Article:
In the Netherlands there are many fewer arrests for cannabis than in the United States. In 2005 there were 269 marijuana possession arrests for every 100,000 citizens in the United States, 206 in the United Kingdom, 225 in France, and 19 in the Netherlands. Consistent with several other studies (but perhaps counter-intuitively), less emphasis on drug law enforcement in the Netherlands did not lead to increased consumption. About 25.7% of Dutch citizens report having used cannabis at least once. This is about average for Europe. The United Kingdom and the United States have a much more punitive approach than the Netherlands but 30.2% (UK) and 41.9% (USA) report having used cannabis at least once. The cannabis coffee shops in the Netherlands were originally introduced to protect cannabis users from exposure to more dangerous drugs (such as heroin and cocaine). This notion is known as the “separation of markets.” The markets are much more separated in the Netherlands than in the United Kingdom and the United States. In Sweden, 52 % of people who use cannabis report that other drugs are available from their usual cannabis source. In the Netherlands, only 14 % of marijuana users can get other drugs from their cannabis source, according to European drug monitors. This is largely because the vast majority of cannabis users buy from coffee shops.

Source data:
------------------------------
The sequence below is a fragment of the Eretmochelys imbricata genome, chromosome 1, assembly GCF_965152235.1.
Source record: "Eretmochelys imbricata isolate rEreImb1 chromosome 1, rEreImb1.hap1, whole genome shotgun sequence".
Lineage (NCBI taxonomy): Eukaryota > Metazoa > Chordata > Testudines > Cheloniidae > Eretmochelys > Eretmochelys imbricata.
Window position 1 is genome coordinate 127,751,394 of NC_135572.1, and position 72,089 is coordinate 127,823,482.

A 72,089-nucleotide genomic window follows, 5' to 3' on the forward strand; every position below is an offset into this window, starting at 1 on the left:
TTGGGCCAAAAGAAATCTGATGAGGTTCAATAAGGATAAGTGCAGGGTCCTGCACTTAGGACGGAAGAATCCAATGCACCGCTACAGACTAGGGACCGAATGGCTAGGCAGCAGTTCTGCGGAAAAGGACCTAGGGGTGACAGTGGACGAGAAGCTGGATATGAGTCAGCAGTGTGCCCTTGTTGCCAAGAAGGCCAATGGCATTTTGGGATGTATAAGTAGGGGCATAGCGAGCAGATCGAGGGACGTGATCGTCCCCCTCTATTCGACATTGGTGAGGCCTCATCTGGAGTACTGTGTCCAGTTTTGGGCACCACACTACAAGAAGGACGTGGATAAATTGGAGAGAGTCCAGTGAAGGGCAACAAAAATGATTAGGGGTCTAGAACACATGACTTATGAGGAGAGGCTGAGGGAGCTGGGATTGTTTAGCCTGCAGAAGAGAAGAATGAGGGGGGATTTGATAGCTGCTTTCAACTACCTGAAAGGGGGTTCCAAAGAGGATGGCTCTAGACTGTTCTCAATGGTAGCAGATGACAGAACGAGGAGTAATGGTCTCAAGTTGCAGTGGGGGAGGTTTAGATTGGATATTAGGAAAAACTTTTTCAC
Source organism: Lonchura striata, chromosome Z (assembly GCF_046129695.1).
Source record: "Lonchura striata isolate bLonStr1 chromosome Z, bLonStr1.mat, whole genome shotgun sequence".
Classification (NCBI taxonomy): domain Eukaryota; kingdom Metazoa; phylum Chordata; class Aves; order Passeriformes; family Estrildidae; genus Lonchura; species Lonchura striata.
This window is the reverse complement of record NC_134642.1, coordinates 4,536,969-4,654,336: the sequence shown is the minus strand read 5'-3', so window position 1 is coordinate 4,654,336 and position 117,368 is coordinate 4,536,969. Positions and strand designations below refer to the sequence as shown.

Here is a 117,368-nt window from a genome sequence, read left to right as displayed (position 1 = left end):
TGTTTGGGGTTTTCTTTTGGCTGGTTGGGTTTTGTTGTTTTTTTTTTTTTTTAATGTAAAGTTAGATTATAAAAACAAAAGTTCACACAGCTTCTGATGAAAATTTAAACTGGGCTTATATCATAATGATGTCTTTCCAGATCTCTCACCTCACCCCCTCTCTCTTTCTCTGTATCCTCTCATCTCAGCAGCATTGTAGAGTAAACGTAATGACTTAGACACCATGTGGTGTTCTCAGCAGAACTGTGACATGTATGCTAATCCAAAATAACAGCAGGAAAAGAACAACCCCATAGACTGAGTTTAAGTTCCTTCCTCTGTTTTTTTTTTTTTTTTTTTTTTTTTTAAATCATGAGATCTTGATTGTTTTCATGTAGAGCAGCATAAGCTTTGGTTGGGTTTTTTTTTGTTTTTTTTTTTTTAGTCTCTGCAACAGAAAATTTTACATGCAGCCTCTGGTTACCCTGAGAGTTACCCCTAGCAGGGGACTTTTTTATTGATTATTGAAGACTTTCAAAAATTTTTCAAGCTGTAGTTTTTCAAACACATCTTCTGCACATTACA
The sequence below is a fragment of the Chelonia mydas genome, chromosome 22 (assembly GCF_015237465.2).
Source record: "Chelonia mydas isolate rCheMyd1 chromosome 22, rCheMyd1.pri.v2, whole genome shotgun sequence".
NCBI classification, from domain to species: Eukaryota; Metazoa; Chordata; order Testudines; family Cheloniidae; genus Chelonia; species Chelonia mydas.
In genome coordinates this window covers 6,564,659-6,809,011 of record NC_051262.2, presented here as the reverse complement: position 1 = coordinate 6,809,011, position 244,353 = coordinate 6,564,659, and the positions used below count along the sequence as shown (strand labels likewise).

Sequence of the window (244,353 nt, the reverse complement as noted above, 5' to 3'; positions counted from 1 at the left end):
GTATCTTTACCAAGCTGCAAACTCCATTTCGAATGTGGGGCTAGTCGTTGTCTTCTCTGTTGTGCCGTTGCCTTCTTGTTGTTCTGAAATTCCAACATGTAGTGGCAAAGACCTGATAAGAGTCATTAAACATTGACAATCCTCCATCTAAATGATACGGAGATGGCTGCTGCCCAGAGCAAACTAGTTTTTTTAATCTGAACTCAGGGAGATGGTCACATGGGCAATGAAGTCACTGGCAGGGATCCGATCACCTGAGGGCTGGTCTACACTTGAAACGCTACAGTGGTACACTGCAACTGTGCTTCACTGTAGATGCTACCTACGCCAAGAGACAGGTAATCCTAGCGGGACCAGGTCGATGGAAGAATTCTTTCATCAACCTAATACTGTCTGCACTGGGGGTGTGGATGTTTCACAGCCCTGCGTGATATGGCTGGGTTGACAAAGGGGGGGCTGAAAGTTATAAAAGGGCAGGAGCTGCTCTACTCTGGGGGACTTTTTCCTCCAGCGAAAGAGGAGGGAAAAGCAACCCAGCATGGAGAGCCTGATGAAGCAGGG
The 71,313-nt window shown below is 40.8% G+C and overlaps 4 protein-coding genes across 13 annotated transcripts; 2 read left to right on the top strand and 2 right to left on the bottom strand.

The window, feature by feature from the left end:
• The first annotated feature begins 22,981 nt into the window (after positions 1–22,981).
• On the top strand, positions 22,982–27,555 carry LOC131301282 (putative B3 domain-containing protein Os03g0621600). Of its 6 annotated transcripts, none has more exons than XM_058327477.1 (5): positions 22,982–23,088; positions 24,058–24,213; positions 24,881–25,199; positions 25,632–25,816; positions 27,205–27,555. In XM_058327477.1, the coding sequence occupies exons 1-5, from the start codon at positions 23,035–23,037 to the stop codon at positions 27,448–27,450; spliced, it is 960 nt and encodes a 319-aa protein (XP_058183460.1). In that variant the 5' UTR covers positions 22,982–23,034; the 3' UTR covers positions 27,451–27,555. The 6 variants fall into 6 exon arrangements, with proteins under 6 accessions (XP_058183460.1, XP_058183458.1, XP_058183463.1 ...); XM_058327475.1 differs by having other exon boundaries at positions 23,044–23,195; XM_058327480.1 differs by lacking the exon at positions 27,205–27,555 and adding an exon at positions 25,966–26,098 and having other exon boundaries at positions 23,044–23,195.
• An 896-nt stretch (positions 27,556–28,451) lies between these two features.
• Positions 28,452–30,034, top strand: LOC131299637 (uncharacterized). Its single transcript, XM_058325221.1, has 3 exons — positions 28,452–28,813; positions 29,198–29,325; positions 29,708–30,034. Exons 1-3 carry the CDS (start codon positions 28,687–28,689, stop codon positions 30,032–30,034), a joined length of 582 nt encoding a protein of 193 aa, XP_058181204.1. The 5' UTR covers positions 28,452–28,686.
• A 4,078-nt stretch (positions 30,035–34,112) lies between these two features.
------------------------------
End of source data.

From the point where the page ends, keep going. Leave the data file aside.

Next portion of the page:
In addition, the Netherlands has virtually eliminated injecting drug use as a source of cases of new HIV infection. The Netherlands has the lowest rate of problem drug use in Europe.

However, as any other country, the Dutch approach is vulnerable to politics. In a policy area always at the mercy of populism, political squabbling can end up with regressive drug policy approaches. From time to time, as in other countries Dutch politicians have used drug policy as a wedge issue.

Supporters of the international drug control system claim that movement toward more conventional drug policy is an admission of failure regarding pragmatic approaches on the part of Dutch lawmakers. But Dutch drug policy has never failed. In some cases reforms were introduced as a means of dealing with local difficulties. In other cases, coffee shops represented an easy political target. Despite the variation in Dutch drug policy from time to time, the achievements of Dutch drug policy and their broad public support cannot be denied.
Do Australia and the international community have the political will to learn from the lessons of the Netherlands and carry them even further?

World opinion on drug policy is now changing. Two decades ago harm reduction, the notion that reducing harm should be the primary aim of drug policy rather than reducing consumption regardless of the consequences, was seen as radical. Harm reduction supporters were marginalised while supporters of drug prohibition were the mainstream. That situation has now reversed. Harm reduction and drug law reformers are increasingly regarded as the mainstream and supporters of drug prohibition are now increasingly marginalised.